Wednesday, September 5, 2012

Tolk-a-mentalists vs Fundamentalists.

Nick is back and commenting under the "Political Leaders Make Poor Teachers" post. I'm sure most are missing our lively conversation which is fine. There are bits and pieces that would probably only interest Nick and myself. But I did want to bring to the forefront and interesting parallel that he has pointed out.

"The thing about Tolkien die-hards not liking the films is an interesting one. You're right; inevitably, Jackson had to take certain liberties to make it work cinematically. Also, the characterisation and sub-plots are subject to interpretation. But people get stuck on their own interpretations of Tolkien, and hey presto: Tolkien fundamentalism. There are those who seem to forget that he only wrote it as a story, and Middle Earth is only pretend! I think Jackson did a decent job, personally. Essentially, he told us: this is what I think Tolkien's Middle Earth would be like to live in. There are differences, but he certainly produced an amazing spectacle. 

All of which kind of brings us back on topic. Tolkien is dead, and Tolk-a-mentalists are free to argue ad nauseum about who has the correct interpretation of his work. But the Holy Spirit is not dead."
Again, thanks Nick for tools and insights for helping us understand the things we deal with.


rach.h.davis said...

*puts on nerd glasses and gives more of a response than you were probably looking for*

For the most part I agree with you and Nick. I would say that most of the changes made within the movie were necessary to fit the movie format, and didn't necessarily destroy anything important. We don't have some obligation to Tolkien to keep everything just as it was in every second of the movie!

I do have to add one qualifier though :) As a writer myself, I have thought long and hard about the transition from book to movie (this long process of thinking has led me to be much more accepting of movie changes than I used to be). I feel that, while directors are certainly free to make changes that are necessary to make the jump from book to movie genre, they still have a responsibility to stick to basic plot, basic theme, and basic characterization of the major points/characters. Otherwise, why are they writing the story, right? :)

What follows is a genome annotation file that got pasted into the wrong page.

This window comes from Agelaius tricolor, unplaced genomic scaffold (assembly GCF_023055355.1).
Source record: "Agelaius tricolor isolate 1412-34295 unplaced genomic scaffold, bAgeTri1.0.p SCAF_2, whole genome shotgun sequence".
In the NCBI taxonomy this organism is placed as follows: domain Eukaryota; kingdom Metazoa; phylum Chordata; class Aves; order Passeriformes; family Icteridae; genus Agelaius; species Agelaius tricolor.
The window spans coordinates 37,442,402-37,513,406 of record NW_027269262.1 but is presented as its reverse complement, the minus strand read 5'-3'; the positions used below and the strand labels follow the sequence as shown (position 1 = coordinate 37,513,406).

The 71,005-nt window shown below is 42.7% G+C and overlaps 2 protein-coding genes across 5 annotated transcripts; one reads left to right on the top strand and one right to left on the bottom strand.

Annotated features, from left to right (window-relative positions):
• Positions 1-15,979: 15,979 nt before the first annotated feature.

Most of the complaints about Lord of the Rings were rather frivolous under this definition, but a couple were valid--such as the fact that much of the tension in the third movie revolved around Sam fighting to save his friend from the new ally (Gollum) who is really hoodwinking/using Frodo. I don't know about you, but I've seen the "Character A sees that Character C is bad, but Character B is fooled" type of conflict so much in movies that it's a cliche, and it really has very little to do with how things actually played out in the book--the conflict in the book (Frodo and Sam both know that Gollum is probably treacherous, but have no choice but to follow him, and have to live within that tension) is way more interesting to me because it's less black-and-white and is more indicative of the basic characterization that was present in the book.

All that is to say that I'm no Tolkien purist, but I still feel free to critique the movie where I think it made slips.

Despite any slips, though, Return of the King is still my favorite movie, followed closely by Fellowship :)

And really, if a Tolkien purist is upset about the movie....don't watch it, LOL!

Mara Reid said...

Good points rach.h.davis and thanks for stopping by. I loved the Two Towers the most, but then I loved the Riders of Rohan (and their music theme). I also loved Gandolf battling that evil thing in the beginning and Treebeard and the Last March of the Ents at the end.

I didn't like the ending of the Fellowship. My actual response was something along the lines of, "That's it? You leave me here? I need far more closure than this!"